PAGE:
White Cop Lujano, “That’s my job. I get paid to be out here.”

“Harassing people who are minding their own business is not your job!”

White Cop Lujano puffed up, “Oh, yeah. Alright, how do you care about that man? What are you doing for homeless people? How are you helping him?”

“By directing your attention towards me, I’ve already helped him…”

White Cop Lujano kept talking over me, “And are you going to say that littering with a can is not against the law?”

“Who CARES?” I said, “Who cares about the can? This man is clearly homeless, needs resources and you are going to do what, give him a hundred dollar fine for littering?”

White Cop Lujano, continued talking over me, “…So you care now? Are you going to feed him? Are you going to house him? It’s so easy to flip that argument when you talk about caring!”

I could not believe this rookie, “Really? Really? Alright, let’s flip it again, how is what you are doing helping him?… How is you telling him that you see his fork as a threat helping him?”

Momentary silence.

Brown Cop Cubas interjected again, “Ma’am, ma’am…”

White cop Lujano, kept talking, “I only said that as a follow up after I said, ‘take it easy with the fork.’”

Note, kind reader, that now he’s changed his story, because I have insisted for at least the third time that I know what I heard him say.

Brown Cop Cubas interjected again, “Ma’am, ma’am, we’ve heard you now and ask that you hear me now…,” once more seeking another course of conversation….

But now I had to interrupt him, “Before I do [listen], I just want to set a ground rule, I don’t care if this is your beat, but nobody has to talk to you and you have no reason to engage with a man who is minding his own business. By the way, don’t you have to write up this interaction….?”

White cop Lujano snidely comments from behind, “It was a consensual conversation.”

Brown cop Cubas however has nodded that he has heard me, so I listened, “Ma’am, we’re out here doing community engagement. It was a consensual conversation. It’s our job to engage with community members. If he wanted to, he could just walk away…”

Imagine that, kind readers, if that poor homeless man had walked away from White Cop Lujano.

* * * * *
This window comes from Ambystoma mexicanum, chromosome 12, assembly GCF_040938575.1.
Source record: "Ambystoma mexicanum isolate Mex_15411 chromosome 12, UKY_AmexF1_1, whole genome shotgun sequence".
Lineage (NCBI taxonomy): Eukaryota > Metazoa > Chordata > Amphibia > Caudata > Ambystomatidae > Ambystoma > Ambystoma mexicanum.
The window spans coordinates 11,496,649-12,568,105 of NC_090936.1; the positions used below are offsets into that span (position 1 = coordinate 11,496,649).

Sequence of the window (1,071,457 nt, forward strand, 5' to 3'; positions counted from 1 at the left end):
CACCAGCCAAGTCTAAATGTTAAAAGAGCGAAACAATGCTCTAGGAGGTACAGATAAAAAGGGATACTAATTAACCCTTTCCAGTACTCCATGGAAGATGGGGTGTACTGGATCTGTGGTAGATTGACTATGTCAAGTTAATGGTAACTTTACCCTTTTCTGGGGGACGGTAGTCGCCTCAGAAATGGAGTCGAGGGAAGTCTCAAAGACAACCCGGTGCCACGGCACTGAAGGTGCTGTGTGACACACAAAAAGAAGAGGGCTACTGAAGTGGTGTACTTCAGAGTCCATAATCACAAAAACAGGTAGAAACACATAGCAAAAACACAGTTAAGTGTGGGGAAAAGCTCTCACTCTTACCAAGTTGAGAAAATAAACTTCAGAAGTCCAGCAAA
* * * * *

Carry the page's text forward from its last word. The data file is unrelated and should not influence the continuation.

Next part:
By this point, some tall White Dude In A Cap had come up to observe the exchange. As I am talking to Brown Cop Cubas, the White Dude In A Cap directed the attention of White Cop Lujano, “So, what is the correct protocol to follow in such a case…?” The question is absolutely maddening to me, because to be clear, we are talking about the case of a Latino homeless man playing with a can.

While I admit that Brown Cop Cubas was trying to make an effort in talking to me and that I was willing to entertain his effort to communicate better than his idiot partner, after hearing the question from White Dude In A Cap, I had had enough. I turned to Cubas and said, “Well, as you have noted, this is just a consensual conversation, and we’re done now.”

I walked away.

My recounting of this incident is undoubtedly biased by my anger at the mistreatment of a homeless man and the hubris and entitlement of White Cop Lujano. None the less, I believe I have done an accurate job of depicting the highlights of conversation between myself and the cops, and most of all, depicting the actions of the homeless man in question.

With a cooler head, let us now together assess the situation. The homeless man was probably very bored given that long term living on the street must be an extremely desensitizing experience. He was also in a fairly empty *PUBLIC* plaza entertaining himself with a can; much in the way that I was writing a note leaned against the fence absorbed in my own affairs. There is no code of law that would characterize his state of being or his actions as a crime, not even a misdemeanor offense that would require police interaction. He was not littering. He was truly just minding his own business.

But presume for a moment that a passersby, including a cop, might be concerned for his mental wellness. Let’s answer the question about what possibly could be the protocol in that situation?

I suggest that if you must interact with an extremely impoverished man minding his own business in a public plaza that first of all you use your most attentive voice to ask something along the lines of, “Hi, how are you doing today? How are you feeling? How can I help you?” If he responds positively, you should follow up, “Oh, you want a cup of coffee? Let me get you one… How about a donut or a taco too…? Want water while we are at it?…” If this person is grateful, you may say something like, “Oh it’s nothing…. No, I don’t get paid to do this, but I like to engage with community members and get to know them better to see how I can best be of service….”

I’ve done a version of this many times during the nine years I’ve lived in the Mission talking to homeless strangers on the street. Many times the response from a homeless person is to tell me to “FUCK OFF!” at the top of their lungs, at which point, I do, because everyone has a right to their privacy, especially the homeless who have so little privacy on the street. So, if this is ever the response you get to your good intentions, including if you are a cop, apologize to that person for bothering them and leave.